This book was sad, sad. It's written from the point of view of a child - I'm still not sure how old - as a child, so there are lots of misspellings anThis book was sad, sad. It's written from the point of view of a child - I'm still not sure how old - as a child, so there are lots of misspellings and errors, that make it read authentically. The ending is predictable, but that doesn't mean I wanted to see it happen. Imagining hearing it all in the voice of a nine-year-old English boy made it seem that much more real, and so more tragic.
Oska was very thin with black hair and he only played his guitar a bit sometimes, so it was like he was talking with it actually, it said "oh yes" or "no I don't think so" he was a smiley guitar ferrit. Marther said "your all staying in Oskas' room actually, he's sleeping down here on the sofa, we so wanted to help you" and mum said "that's so kind, Oska, I really don't know how to thank you" and he didn't say anything, he just smiled and made his guitar go "pling pling pling" like it was saying "thats ok" which was funny. So I thought "actually you new people are quite nice after all I suppose, even greedy Gus and Marther special monkey" I thought "I'm glad I'm giving you your animals."...more
Finally! A cheesy romance with a strong heroine where the heroine doesn't have to grotesquely compromise her identity in order to be able to spend herFinally! A cheesy romance with a strong heroine where the heroine doesn't have to grotesquely compromise her identity in order to be able to spend her life with the man she loves. Sure, there were only two sex scenes and it was mainly plot-driven (not a bad thing, just unusual for the genre), but overall I thought it was great! (contrived Princess Diaries links notwithstanding.)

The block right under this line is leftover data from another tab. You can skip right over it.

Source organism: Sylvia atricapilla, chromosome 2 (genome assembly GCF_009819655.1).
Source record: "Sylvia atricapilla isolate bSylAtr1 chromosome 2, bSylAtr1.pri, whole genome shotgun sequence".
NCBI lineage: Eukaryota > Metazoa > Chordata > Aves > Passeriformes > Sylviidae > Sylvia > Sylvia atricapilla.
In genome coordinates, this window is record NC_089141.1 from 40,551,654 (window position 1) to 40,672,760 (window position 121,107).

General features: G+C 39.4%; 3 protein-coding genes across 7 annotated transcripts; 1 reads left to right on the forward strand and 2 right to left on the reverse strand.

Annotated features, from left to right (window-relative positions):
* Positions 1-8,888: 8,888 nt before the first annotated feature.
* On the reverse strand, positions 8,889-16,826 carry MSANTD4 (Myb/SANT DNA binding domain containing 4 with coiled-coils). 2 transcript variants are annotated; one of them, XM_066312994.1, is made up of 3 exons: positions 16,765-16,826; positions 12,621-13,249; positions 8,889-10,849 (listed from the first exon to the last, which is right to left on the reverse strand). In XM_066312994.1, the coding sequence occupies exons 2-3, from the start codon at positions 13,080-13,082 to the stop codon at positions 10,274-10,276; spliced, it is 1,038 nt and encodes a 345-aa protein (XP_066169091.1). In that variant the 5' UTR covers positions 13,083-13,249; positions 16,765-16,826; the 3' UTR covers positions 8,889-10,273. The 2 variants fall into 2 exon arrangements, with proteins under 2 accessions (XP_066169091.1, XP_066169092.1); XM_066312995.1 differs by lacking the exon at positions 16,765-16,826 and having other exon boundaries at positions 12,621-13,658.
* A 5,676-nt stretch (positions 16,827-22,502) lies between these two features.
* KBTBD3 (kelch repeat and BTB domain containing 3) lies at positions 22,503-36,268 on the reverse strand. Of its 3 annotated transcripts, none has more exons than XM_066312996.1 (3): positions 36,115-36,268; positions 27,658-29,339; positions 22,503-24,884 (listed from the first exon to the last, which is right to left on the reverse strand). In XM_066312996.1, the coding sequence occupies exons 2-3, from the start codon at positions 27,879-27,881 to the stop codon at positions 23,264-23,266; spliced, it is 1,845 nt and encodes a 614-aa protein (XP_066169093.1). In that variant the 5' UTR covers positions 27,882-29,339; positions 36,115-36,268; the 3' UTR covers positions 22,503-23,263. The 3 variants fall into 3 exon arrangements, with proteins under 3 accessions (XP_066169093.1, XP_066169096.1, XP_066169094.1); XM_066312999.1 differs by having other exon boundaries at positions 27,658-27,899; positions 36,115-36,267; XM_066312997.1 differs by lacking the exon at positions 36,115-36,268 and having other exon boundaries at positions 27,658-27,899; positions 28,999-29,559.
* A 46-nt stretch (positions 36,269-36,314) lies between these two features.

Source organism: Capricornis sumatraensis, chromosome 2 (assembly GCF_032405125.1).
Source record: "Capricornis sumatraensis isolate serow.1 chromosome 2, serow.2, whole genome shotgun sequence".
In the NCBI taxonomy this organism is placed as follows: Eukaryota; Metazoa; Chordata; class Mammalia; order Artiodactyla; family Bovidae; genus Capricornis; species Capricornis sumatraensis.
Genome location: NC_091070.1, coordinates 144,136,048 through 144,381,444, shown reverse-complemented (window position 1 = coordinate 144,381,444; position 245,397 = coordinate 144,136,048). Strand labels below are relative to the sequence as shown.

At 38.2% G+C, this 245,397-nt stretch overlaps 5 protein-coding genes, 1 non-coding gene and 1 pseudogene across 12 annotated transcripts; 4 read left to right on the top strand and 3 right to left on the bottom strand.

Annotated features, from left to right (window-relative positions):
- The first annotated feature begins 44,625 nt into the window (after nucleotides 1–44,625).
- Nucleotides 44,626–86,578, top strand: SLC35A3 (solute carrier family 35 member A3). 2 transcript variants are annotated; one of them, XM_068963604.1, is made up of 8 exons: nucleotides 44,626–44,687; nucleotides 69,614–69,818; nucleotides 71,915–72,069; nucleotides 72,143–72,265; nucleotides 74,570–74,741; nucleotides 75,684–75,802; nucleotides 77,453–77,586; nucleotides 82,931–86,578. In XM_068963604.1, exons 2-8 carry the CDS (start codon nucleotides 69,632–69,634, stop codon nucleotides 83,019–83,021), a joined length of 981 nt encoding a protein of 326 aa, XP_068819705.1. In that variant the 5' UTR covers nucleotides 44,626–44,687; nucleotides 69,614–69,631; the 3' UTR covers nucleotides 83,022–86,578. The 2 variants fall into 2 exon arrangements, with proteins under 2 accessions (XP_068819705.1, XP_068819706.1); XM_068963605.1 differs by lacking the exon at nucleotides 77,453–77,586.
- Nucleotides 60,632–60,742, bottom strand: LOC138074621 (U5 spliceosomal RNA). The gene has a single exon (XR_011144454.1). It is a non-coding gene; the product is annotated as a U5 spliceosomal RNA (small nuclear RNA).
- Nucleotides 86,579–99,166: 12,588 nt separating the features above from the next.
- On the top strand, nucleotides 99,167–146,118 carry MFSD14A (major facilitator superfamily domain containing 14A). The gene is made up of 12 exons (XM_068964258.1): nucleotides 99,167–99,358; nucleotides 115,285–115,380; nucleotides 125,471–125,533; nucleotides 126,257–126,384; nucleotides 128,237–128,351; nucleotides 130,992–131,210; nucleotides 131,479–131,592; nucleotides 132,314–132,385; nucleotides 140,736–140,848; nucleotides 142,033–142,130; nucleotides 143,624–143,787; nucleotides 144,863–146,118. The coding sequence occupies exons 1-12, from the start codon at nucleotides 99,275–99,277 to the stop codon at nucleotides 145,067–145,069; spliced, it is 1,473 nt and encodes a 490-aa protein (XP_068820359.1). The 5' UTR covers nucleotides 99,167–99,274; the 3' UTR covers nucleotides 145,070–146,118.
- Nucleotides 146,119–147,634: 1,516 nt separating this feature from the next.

Perhaps it was only that his head was entirely too large for his small, wiry body. Now that she had such a fine specimen of a husband to compare him to, Finnula found Mellana's lover sadly lacking in both muscle tone and body hair. It pained Finnula to think that her sister was forever wedded to such a physical inferior....more
On the one hand, this book was really fun to read. On the other hand, I think every time I turned a page, feminism died a little bit. There were a lotOn the one hand, this book was really fun to read. On the other hand, I think every time I turned a page, feminism died a little bit. There were a lot of chick lit clichés to ignore (about the heroine's figure and her attitude toward it/ignorance of its true appeal, to say nothing of which guy she would eventually end up with), but it was so amusingly written. Few books have left me feeling so conflicted. I know this is one of a series; maybe I'd feel more resolved about it if I'd actually started at the beginning?
I wondered if he'd once been told never to interrupt ladies in conversation or that women liked a listener, or something. You never know what strange male quirks are the result of a misinterpreted magazine article, read in a guest bathroom somewhere at the age of fifteen.
However, when I woke up on Monday morning, the very thought of going into work pinned me to the pillows. The Elephant of Depression wasn't just parked on my chest, it was relaxing there with the Walrus of Gloom and the Hippo of Bleak Friday Nights in Alone. They had beers. They were settling in....more
This book was super cute! Yes, phenominally unrealistic even for a cheesy romance novel, but extremely fun to read, although Jane Austen was only invoThis book was super cute! Yes, phenominally unrealistic even for a cheesy romance novel, but extremely fun to read, although Jane Austen was only involved superficially. It's much more about time travelling, and ghosts, and the one who gets away. Really fun.
"I might point out that ne'er-do-wells rarely speak several languages, quote classical literature, or understand scientific and mathematic principles," Teddy said, almost hiding his reluctance at singing the other man's praises. Mina stuck out her bottom lip. "There could be an educated pirate." "Obviously my sister has been reading too many romantic novels," Teddy said as he shook his head and spread his hands....more